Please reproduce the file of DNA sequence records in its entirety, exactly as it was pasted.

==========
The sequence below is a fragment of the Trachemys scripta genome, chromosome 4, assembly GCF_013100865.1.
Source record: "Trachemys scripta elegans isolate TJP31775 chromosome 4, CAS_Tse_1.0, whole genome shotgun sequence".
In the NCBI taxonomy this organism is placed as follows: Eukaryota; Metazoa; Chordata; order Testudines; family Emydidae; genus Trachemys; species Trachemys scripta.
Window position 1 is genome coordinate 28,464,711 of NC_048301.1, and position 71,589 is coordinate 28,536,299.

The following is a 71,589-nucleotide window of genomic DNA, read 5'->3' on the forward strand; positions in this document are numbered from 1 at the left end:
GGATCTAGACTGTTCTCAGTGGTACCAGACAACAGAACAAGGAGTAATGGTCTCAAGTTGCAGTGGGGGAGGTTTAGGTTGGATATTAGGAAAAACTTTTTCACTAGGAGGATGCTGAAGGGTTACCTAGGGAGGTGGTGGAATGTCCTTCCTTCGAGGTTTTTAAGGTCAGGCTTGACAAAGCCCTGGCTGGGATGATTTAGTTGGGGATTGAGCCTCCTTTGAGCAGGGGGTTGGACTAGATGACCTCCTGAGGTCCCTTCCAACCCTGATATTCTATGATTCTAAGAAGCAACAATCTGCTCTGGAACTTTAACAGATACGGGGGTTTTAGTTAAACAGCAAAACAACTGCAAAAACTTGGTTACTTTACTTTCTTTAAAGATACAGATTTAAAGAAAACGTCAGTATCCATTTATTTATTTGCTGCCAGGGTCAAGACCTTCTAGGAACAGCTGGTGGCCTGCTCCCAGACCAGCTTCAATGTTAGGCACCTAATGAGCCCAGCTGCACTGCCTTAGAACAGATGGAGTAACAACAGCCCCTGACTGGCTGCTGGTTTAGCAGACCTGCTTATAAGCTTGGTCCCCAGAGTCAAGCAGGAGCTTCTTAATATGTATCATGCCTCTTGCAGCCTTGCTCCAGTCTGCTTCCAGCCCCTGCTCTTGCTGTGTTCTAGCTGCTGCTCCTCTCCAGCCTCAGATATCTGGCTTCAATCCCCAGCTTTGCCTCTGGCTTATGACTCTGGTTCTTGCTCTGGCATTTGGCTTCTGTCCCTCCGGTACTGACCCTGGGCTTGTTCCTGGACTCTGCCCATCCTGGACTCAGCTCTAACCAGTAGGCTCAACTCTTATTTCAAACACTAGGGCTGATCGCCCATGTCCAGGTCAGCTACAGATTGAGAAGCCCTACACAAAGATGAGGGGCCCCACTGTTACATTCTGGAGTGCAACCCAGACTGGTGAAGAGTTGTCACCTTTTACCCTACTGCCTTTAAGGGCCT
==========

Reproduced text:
The sequence below is a fragment of the Trachemys scripta genome, chromosome 4, assembly GCF_013100865.1.
Source record: "Trachemys scripta elegans isolate TJP31775 chromosome 4, CAS_Tse_1.0, whole genome shotgun sequence".
In the NCBI taxonomy this organism is placed as follows: Eukaryota; Metazoa; Chordata; order Testudines; family Emydidae; genus Trachemys; species Trachemys scripta.
Window position 1 is genome coordinate 28,464,711 of NC_048301.1, and position 71,589 is coordinate 28,536,299.

The following is a 71,589-nucleotide window of genomic DNA, read 5'->3' on the forward strand; positions in this document are numbered from 1 at the left end:
GGATCTAGACTGTTCTCAGTGGTACCAGACAACAGAACAAGGAGTAATGGTCTCAAGTTGCAGTGGGGGAGGTTTAGGTTGGATATTAGGAAAAACTTTTTCACTAGGAGGATGCTGAAGGGTTACCTAGGGAGGTGGTGGAATGTCCTTCCTTCGAGGTTTTTAAGGTCAGGCTTGACAAAGCCCTGGCTGGGATGATTTAGTTGGGGATTGAGCCTCCTTTGAGCAGGGGGTTGGACTAGATGACCTCCTGAGGTCCCTTCCAACCCTGATATTCTATGATTCTAAGAAGCAACAATCTGCTCTGGAACTTTAACAGATACGGGGGTTTTAGTTAAACAGCAAAACAACTGCAAAAACTTGGTTACTTTACTTTCTTTAAAGATACAGATTTAAAGAAAACGTCAGTATCCATTTATTTATTTGCTGCCAGGGTCAAGACCTTCTAGGAACAGCTGGTGGCCTGCTCCCAGACCAGCTTCAATGTTAGGCACCTAATGAGCCCAGCTGCACTGCCTTAGAACAGATGGAGTAACAACAGCCCCTGACTGGCTGCTGGTTTAGCAGACCTGCTTATAAGCTTGGTCCCCAGAGTCAAGCAGGAGCTTCTTAATATGTATCATGCCTCTTGCAGCCTTGCTCCAGTCTGCTTCCAGCCCCTGCTCTTGCTGTGTTCTAGCTGCTGCTCCTCTCCAGCCTCAGATATCTGGCTTCAATCCCCAGCTTTGCCTCTGGCTTATGACTCTGGTTCTTGCTCTGGCATTTGGCTTCTGTCCCTCCGGTACTGACCCTGGGCTTGTTCCTGGACTCTGCCCATCCTGGACTCAGCTCTAACCAGTAGGCTCAACTCTTATTTCAAACACTAGGGCTGATCGCCCATGTCCAGGTCAGCTACAGATTGAGAAGCCCTACACAAAGATGAGGGGCCCCACTGTTACATTCTGGAGTGCAACCCAGACTGGTGAAGAGTTGTCACCTTTTACCCTACTGCCTTTAAGGGCCT